Sunday, March 9 2014 8:35 PM EDT2014-03-10 00:35:58 GMT
LOUISVILLE, Ky. (WDRB) --- Louisville head football coach Bobby Petrino held a news conference before the Louisville-UConn men's basketball game Saturday to preview the start of spring football. The CardinalsMore >>
Petrino talked quarterback competition and the arrest of an incoming freshman, among other topics...More >>
Follow the WDRB Newsroom, Reporters and Anchors.More >>
Tweets from the WDRB Newsroom, Reporters and Anchors.More >>
LOUISVILLE, Ky. (WDRB) -- Ice-covered tree limbs are the biggest hurdle for city crews trying to clean up and prevent hazards after Tuesday's winter storm.
Picturesque as they look, ice-covered trees are wreaking havoc across the region.
"There's a couple of roads blocked, some laying across sidewalks, just a bunch of limbs everywhere," said a lawn care worker in East Louisville.
Cold temperatures and high winds caused limbs and trees to come down on power lines, cars and even homes.
Near Iroquois Park, a tree came crashing down on one home and damaged another. The homeowner declined comment. Metro Parks said they were responding to a number of down trees in that area.
Metro Government says many crews are working 12 to 14-hour shifts to get the work done.
"The crew that came in at 7 a.m., left at 7 p.m. and they were replaced by a crew that went through the night," said Metro Public Works spokesman Harold Adams. "Our guys have done a pretty good job of getting it done."
In Metro Louisville, a "snow team" consisting of multiple city departments is working together to clear debris and prevent hazardous conditions. Tuesday night, Metro Parks took over tree cleanup so that public works could focus on roads.
"During the night last night, they were focusing on the trees so that other guys could stay in the trucks and keep salting," said Adams.
Power companies in both Kentucky and Indiana are "all hands on deck" as they try to efficiently restore power to thousands.
Through mutual aide partnerships, LG&E said they called in crews from other states to help.
With lots of frustration over outages, LG&E wants customers to remember, that the conditions are rough and they are working as fast as they can.
"Things like climbing polls, and dealing with equipment that are covered with ice. All of those things are factors in doing their job," said Natasha Collins of LG&E.
And they worry that it may not be over.
"With the temperatures expected to stay at or below freezing also the winds expected to pick up, there is the potential for additional outages to occur," said Collins.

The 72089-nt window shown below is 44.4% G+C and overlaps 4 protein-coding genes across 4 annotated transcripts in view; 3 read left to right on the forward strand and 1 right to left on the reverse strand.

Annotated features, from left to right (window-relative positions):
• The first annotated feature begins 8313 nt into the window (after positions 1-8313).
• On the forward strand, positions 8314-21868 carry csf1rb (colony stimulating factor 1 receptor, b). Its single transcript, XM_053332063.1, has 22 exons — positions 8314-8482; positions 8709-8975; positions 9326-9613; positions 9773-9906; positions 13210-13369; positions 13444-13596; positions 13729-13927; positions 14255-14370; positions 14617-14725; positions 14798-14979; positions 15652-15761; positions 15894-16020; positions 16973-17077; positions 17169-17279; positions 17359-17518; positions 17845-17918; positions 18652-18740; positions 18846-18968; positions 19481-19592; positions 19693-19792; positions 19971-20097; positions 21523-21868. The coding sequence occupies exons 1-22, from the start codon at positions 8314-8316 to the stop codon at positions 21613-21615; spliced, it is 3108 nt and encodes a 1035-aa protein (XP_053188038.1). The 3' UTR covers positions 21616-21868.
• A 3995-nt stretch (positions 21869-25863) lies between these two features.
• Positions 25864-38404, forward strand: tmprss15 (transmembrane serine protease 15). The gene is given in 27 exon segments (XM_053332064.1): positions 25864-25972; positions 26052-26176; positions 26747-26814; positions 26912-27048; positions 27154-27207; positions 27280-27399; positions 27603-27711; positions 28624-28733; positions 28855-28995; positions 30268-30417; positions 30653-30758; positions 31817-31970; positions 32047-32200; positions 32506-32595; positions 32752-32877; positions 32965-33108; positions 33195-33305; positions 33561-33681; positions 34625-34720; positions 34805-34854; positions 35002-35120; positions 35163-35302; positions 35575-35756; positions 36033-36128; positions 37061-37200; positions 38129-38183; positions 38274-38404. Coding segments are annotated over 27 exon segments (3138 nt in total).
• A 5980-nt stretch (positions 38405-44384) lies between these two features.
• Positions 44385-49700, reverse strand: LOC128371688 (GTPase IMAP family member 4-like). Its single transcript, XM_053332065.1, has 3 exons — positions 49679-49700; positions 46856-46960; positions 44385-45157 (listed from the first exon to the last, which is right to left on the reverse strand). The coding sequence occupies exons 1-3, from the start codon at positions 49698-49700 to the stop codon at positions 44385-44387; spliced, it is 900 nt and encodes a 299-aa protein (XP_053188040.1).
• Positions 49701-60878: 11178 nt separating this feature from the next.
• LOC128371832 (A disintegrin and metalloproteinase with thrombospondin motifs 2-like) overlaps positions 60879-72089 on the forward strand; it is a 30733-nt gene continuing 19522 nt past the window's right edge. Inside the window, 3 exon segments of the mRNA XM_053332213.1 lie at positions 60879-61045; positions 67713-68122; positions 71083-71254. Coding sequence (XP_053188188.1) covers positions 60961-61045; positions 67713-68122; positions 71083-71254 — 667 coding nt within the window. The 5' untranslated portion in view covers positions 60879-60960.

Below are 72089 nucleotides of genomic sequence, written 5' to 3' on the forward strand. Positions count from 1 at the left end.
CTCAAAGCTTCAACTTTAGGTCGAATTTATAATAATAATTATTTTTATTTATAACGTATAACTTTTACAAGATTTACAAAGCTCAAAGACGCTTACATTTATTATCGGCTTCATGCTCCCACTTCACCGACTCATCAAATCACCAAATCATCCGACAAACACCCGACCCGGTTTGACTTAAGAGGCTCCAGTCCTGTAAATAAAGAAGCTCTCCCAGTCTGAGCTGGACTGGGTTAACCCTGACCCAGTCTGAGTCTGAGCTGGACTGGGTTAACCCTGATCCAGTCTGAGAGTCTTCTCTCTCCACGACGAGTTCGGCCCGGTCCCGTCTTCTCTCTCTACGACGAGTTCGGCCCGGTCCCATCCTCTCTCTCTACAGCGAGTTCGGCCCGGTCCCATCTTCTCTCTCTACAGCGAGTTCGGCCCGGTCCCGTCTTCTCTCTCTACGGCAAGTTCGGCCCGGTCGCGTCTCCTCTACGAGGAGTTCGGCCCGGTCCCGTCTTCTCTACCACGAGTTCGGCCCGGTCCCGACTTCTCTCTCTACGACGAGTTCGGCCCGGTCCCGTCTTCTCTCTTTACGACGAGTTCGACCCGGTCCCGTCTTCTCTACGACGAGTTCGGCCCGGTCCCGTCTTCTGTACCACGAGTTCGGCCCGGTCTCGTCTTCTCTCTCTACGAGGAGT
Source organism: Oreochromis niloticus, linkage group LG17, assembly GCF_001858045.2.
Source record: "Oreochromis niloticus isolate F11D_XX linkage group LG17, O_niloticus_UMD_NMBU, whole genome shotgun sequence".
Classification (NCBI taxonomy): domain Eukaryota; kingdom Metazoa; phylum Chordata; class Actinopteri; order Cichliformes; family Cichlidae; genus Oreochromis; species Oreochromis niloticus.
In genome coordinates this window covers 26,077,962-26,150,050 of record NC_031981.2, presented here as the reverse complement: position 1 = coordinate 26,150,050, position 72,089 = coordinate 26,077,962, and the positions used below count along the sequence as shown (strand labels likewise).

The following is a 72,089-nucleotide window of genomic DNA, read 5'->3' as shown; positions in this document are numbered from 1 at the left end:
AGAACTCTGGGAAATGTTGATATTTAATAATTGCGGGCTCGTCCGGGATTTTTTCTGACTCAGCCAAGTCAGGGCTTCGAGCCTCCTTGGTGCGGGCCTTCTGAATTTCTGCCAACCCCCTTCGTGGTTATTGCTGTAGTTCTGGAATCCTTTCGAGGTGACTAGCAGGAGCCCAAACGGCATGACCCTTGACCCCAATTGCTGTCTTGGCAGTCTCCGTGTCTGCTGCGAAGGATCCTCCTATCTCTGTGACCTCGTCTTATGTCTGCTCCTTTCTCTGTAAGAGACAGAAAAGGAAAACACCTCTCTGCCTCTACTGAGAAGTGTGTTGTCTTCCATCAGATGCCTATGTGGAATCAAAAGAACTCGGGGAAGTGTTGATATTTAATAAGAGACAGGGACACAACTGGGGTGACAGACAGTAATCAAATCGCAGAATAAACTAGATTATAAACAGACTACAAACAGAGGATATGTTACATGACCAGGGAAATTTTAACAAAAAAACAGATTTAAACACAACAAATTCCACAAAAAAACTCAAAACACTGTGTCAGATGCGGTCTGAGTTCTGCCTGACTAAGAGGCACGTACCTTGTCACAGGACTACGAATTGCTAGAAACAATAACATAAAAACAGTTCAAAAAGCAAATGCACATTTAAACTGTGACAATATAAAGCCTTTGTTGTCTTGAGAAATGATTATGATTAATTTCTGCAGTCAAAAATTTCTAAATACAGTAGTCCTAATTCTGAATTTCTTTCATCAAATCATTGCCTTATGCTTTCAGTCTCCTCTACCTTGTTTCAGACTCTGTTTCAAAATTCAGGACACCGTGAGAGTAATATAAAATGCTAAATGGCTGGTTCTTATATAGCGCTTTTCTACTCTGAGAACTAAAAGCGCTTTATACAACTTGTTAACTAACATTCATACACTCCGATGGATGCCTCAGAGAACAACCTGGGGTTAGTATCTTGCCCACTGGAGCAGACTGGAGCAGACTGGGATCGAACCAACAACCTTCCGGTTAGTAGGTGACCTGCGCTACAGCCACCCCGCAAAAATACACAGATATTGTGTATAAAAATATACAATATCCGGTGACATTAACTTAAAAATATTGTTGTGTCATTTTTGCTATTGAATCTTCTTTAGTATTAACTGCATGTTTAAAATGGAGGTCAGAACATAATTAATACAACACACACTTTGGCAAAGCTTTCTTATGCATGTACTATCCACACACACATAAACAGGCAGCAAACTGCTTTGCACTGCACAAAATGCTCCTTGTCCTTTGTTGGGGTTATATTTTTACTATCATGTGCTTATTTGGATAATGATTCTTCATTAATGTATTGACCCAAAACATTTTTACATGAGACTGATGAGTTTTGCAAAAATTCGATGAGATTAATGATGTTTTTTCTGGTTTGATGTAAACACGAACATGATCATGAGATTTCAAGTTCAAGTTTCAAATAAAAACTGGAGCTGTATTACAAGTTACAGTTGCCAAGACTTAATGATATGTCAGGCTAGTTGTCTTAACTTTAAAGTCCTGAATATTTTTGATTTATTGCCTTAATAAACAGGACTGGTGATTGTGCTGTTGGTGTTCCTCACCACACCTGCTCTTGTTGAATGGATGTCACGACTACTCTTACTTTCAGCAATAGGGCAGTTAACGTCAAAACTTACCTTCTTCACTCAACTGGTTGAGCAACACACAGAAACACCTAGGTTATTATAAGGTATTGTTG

That's also the worry for the lawn care worker we spoke with in East Louisville.
"There's a lot of ice, so a lot more could come down," he said. "I'm sure it will [come down] all day with the temperatures dropping."
More than 100 trees were reported across Metro Louisville by Wednesday afternoon.
On Clore Hill Road in Crestwood, you could hear the roar of generators on Wednesday afternoon.
Residents spent most of Wednesday waiting for power to return.
Melinda Bailey says they had a feeling before going to bed the night before that the ice could take a toll on them.
"Before we went to bed we had our cell phones for alarms and had flashlights and candles around the house," said Melinda Bailey.
Once she and her neighbors lost power, they took matters into their own hands, especially after dealing with the ice storm back in 2009.
"About 5 years ago during the big ice storm I bought a generator, so it's been faithful every year," said Bryan Conrady.
Conrady says once he lost power, he moved his generator to his backyard.
"Fortunately, I've got it run to my furnace so I'm not suffering too bad. I'm able to have heat, the heats on, the refrigerators on," Conrady said.
While Louisville Fire and Rescue says they want people to stay warm, they are reminding anyone using generators to be careful. They encourage them to keep them outdoors, and to make sure they are away from the home.
"Make sure that the exhaust is not coming into the home causing that carbon monoxide poisoning," said Captain Sal Melendez with Louisville Fire & Rescue.
They also urge you to turn off any electrical items, that may have been on at the time of the power outage to avoid a fire later on when the power returns.
As of 10 p.m. Wednesday evening, LG&E was reporting that more than 1,800 customers in their area are without power. For a real-time display of LG&E power outages, click here.
Duke Energy was reporting a little more than 50 outages at the same time. For a list of those outages, click here.
Those numbers were down compared to early Wednesday afternoon. At 4 p.m. on Wednesday, there were nearly 11,000 LG&E and Duke Energy customers without power.